How would the PRO’s edit your RAW file?

If you are not already shooting RAW instead of JPEG, here are a few things to consider. And if you are, have you ever wondered if there was another way to edit one of your images?
Patron members edit my raw file

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Much like those speedlights you put on top of your camera or take off-camera and shooting in manual mode, the term shooting in RAW can cause the onset of a hot flush and in some cases, the need to take an Atavan and have a bit of a lie-down.

If you currently shoot JPEG we have introduced a new feature on the Hunters of Light to show you the flexibility of the RAW format. Patron members can now submit their RAW file for a selection of PRO’s to edit. No brief, no requirements, just as they see it and how they think it will look best.

This could be incredibly inspiring and hopefully entice you to try something that challenges you.


You don’t shoot RAW?, well here are 2 big reasons why you should consider switching.

There are loads of articles about the RAW vs JPEG debate, so a thought i’d do a quick comparison as an intro into the new feature on the Hunters of Light for Patron members where the PRO’s do an edit on your RAW file.
For my photography, RAW is essential, in fact, I am scared to shoot JPEG because i would miss the amazing amount of control i would be giving up.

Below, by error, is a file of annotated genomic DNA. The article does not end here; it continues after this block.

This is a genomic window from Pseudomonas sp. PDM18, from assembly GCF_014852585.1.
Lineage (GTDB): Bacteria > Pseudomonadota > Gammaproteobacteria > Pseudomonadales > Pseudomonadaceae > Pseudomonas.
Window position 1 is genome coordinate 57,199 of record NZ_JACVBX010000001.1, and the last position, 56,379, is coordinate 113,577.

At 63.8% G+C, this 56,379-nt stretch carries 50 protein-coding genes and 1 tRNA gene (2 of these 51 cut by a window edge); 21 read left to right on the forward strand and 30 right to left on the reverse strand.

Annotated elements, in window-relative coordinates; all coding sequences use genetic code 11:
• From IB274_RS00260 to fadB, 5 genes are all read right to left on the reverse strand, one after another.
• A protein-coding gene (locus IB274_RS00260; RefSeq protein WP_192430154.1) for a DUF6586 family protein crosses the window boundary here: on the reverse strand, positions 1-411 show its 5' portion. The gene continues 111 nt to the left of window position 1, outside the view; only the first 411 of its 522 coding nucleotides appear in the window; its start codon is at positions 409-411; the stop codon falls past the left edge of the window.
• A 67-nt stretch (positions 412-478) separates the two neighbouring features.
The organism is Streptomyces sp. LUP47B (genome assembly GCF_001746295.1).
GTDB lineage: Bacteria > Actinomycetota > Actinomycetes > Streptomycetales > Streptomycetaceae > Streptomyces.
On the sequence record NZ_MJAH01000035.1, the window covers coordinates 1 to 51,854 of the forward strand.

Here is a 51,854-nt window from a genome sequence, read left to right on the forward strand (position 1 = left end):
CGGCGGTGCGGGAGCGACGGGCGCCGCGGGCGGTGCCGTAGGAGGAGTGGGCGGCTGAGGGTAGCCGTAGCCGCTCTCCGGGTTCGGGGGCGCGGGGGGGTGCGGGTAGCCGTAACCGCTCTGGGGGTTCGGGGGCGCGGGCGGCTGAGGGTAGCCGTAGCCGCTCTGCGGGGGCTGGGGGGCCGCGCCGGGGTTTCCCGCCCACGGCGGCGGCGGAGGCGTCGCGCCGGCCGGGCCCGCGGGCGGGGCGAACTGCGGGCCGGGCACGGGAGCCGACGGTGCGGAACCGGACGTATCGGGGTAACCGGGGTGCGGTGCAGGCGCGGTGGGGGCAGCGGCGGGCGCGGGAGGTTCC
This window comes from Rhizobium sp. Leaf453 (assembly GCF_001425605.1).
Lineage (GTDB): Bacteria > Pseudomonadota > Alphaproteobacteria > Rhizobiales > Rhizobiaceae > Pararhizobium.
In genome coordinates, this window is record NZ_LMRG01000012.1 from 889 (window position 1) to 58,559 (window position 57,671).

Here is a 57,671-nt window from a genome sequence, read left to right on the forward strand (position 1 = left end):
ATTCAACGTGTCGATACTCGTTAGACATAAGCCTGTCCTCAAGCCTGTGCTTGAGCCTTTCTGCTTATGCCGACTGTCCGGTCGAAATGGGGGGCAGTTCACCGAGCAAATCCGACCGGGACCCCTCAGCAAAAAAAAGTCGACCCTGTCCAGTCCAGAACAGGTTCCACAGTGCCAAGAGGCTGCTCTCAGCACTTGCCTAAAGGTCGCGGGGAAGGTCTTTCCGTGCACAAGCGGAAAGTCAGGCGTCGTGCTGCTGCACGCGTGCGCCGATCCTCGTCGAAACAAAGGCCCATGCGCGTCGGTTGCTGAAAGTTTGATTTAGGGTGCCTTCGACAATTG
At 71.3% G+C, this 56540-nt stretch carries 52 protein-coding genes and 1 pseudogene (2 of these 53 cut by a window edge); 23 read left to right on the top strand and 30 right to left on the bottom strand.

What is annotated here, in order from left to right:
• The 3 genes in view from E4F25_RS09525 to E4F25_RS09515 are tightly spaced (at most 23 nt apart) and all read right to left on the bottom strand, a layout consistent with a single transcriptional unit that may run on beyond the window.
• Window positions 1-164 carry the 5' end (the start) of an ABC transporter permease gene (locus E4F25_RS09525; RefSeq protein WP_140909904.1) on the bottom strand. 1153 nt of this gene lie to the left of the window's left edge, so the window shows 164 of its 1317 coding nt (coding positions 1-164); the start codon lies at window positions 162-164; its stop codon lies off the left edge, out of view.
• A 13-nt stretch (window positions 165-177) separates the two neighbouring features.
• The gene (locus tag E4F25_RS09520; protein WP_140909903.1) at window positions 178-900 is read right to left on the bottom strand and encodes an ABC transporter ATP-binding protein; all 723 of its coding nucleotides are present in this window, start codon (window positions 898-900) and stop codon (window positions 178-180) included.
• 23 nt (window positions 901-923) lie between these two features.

Here is a quick comparison of the 2 formats.

The Benefits of Shooting JPEGs

  • Image Processing is Done For You
  • A Smaller File Size
  • Easily Shareable for Quick Posting

The Drawbacks of Shooting JPEGs

  • Loss of Detail
  • Less Colour Options
  • Lower Dynamic Range

The Advantages of Shooting RAW

  • High-Quality Image Files
  • Increased Brightness
  • More Colours in Your Images
  • Higher Dynamic Range
  • Process and Edit Files to Your Standards

The Limits of the RAW Format

  • A Larger File Size
  • Image Processing is Required
  • Software Compatibility is a Must


So let’s take a moment to consider two issues when shooting using the JPEG format instead of RAW.


Your images are compressed.


Compressed image artifacts

On the left is the image with very little compression and on the right, a heavily compressed image that has been opened and resaved a few times. As you can see the image becomes unusable. © Quintin Mills

JPEG is a popular file format used for images and graphics especially on the internet. It’s able to compress up to a ratio of 10:1 without any noticeable degradation, depending on your settings. This alone is one of the main reasons why JPEG has become the de facto standard of images on the internet.

However, all that compression doesn’t come without a loss. JPGs are considered a “lossy” file format, meaning that during the compression procedure, redundant blocks are permanently deleted. The more you compress a file, the more data you lose and subsequently the worse your final image is going to look after multiple iterations through the algorithm. When you save an image as a JPEG, some data from the image will be lost and deleted forever to reduce the size of the file.